Culture Shock: Insiders Glimpse of 2015So what does Culture Shock have in store for 2015?

Shrouded in mystery, Culture Shock has become a resounding name in both the bass world and cyberspace. With a string of releases setting a precedent throughout the start of the 2000s, he’s become an elusive character whose impact left a lasting impression.  

Culture Shock’s journey with Ram started after frequenting the infamous Fabric nightclub, which leads to him sending head honcho Andy C a mistakenly-anonymous Aim message.  

Left unlabelled, Andy C was unable to trace the music which he was so impressed by back to its original creator. Instead, Culture Shock approached the mogul after witnessing Andy C drop one his tracks. This is when the link was finally made, between the outstanding composition on the unidentified track and its producer. 

However, long before this fateful meet and subsequent signing, he was already deep into the technical world of music production. 

“I got a computer capable of doing basic music stuff (Cubase vst, 8 audio channels) when I was about 16‏. Before that I was using whatever I could get my hands on…‏ And some basic stuff at school‏. I had a tacky keyboard at home which I tried to push the limits of‏.” 

After scouring pirate radio stations and becoming increasingly obsessed with drum & bass, as well as having an incredibly diverse musical background, it was only a matter of time before he became ingrained in its culture. 

“I was listening to Dom’s (Dom & Roland) music and other stuff on pirate radio…thinking how the hell is this stuff made. Pirate radio got me interested in the first place‏.”

It came to light that Dom was actually a family friend; a surprise which would gradually open him up to a network of artists that he’d soon become renowned within.

After being showcased on the 'Vega EP’ released by Moving Shadow, as well as the signing of his first independent EP on RAM Record's, his full potential was recognised. As a result, he was exclusively signed to RAM and neither party has looked back since. 

One tune which has stood out but has yet to see the vinyl press is his sonic artwork ‘City Lights’. With the fabled instrumental making the club circuit rounds, it’s remained ambiguous throughout the last few years. But it’s a record that has raised its head in some of the most prominent and memorable sets, to label-head Andy C’s sell-out London All Night headline slot to worldwide performances from across the RAM roster.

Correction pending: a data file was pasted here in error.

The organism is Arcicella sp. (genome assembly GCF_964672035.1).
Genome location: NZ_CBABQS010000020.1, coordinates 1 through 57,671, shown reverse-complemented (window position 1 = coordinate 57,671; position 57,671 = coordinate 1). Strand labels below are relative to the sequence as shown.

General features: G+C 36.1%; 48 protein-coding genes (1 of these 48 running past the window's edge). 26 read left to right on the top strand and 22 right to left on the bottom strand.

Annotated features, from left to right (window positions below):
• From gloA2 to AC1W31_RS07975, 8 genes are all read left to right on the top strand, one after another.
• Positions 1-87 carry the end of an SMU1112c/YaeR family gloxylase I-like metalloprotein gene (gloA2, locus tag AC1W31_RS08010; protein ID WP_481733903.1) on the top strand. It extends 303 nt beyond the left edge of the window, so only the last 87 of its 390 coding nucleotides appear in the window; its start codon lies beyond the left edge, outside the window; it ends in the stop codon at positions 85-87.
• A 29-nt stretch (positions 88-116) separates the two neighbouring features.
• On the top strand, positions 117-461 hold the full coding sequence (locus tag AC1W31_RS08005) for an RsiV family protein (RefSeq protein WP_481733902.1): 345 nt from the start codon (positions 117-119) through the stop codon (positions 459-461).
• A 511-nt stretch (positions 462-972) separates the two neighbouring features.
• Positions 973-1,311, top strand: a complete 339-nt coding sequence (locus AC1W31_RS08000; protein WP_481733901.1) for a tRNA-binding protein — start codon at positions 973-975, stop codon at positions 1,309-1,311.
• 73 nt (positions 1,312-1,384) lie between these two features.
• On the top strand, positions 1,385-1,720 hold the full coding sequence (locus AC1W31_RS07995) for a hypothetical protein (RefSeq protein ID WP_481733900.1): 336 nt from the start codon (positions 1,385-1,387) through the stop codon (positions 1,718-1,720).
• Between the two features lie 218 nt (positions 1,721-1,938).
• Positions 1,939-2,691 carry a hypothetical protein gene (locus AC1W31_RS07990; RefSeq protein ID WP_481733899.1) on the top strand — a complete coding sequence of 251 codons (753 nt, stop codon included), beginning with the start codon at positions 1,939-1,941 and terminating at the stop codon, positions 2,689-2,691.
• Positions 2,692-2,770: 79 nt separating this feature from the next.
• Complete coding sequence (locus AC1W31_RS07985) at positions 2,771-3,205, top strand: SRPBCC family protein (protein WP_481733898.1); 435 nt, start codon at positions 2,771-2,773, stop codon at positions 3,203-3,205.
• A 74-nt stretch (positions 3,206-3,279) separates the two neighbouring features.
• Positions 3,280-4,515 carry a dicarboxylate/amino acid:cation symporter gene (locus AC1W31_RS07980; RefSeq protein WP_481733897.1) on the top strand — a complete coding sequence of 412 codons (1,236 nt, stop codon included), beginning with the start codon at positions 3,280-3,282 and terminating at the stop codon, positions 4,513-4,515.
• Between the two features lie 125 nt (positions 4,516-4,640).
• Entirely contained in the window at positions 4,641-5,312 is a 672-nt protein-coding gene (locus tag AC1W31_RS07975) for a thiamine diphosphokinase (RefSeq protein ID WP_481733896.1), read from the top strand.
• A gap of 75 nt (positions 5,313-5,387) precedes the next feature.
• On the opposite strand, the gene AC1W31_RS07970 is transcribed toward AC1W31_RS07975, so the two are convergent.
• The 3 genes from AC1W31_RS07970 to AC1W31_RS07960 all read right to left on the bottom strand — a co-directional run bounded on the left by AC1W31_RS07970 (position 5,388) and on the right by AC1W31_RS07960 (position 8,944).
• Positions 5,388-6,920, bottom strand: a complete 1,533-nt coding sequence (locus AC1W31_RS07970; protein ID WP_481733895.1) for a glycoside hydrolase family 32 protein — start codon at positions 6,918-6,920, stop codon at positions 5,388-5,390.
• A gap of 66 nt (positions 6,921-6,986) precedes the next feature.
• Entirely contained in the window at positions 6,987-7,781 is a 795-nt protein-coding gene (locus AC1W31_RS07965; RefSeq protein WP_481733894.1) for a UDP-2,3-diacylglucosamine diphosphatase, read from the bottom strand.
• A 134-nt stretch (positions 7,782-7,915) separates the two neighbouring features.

“As with most of my tunes‏ it started as a jam in the studio‏, and then evolved a bit‏. I knew I wanted that disco sound‏ with warm bass‏ and dry drums‏. The vibe was there at the start but I re-engineered the whole thing‏ to get it sounding right‏. That’s why there was a long time between people first hearing it‏. I knew it had potential‏ and then I wanted a vocal on it‏. And it took a while to find the right voice for it‏.” 

The vocal talents of I See Monsta’s Bryn Christopher were added after a chance meeting at The Hague, where Culture Shock had seen him singing live in 2013. When Christopher agreed to work on the track alongside Culture Shock, the finalised version of City Lights was born. 

So, with the completed record looming on the horizon for a release in 2015… This year is set to be monumental for Culture Shock. But what else can you expect from an artist who derives his name from moving between classical shows and drum & bass nights regularly? 

In the meantime, you can catch him this Saturday at Unisex High Wycombe alongside Calyx & Teebee and Audio and at Ram’s Weekender on Saturday 7th March. These will be two sets not to miss, as the producer will take you through a live rendition of what he has to come this year. 

Ram Weekender: 

Saturday Tickets: 

Friday Tickets:  

Unisex High Wycombe:


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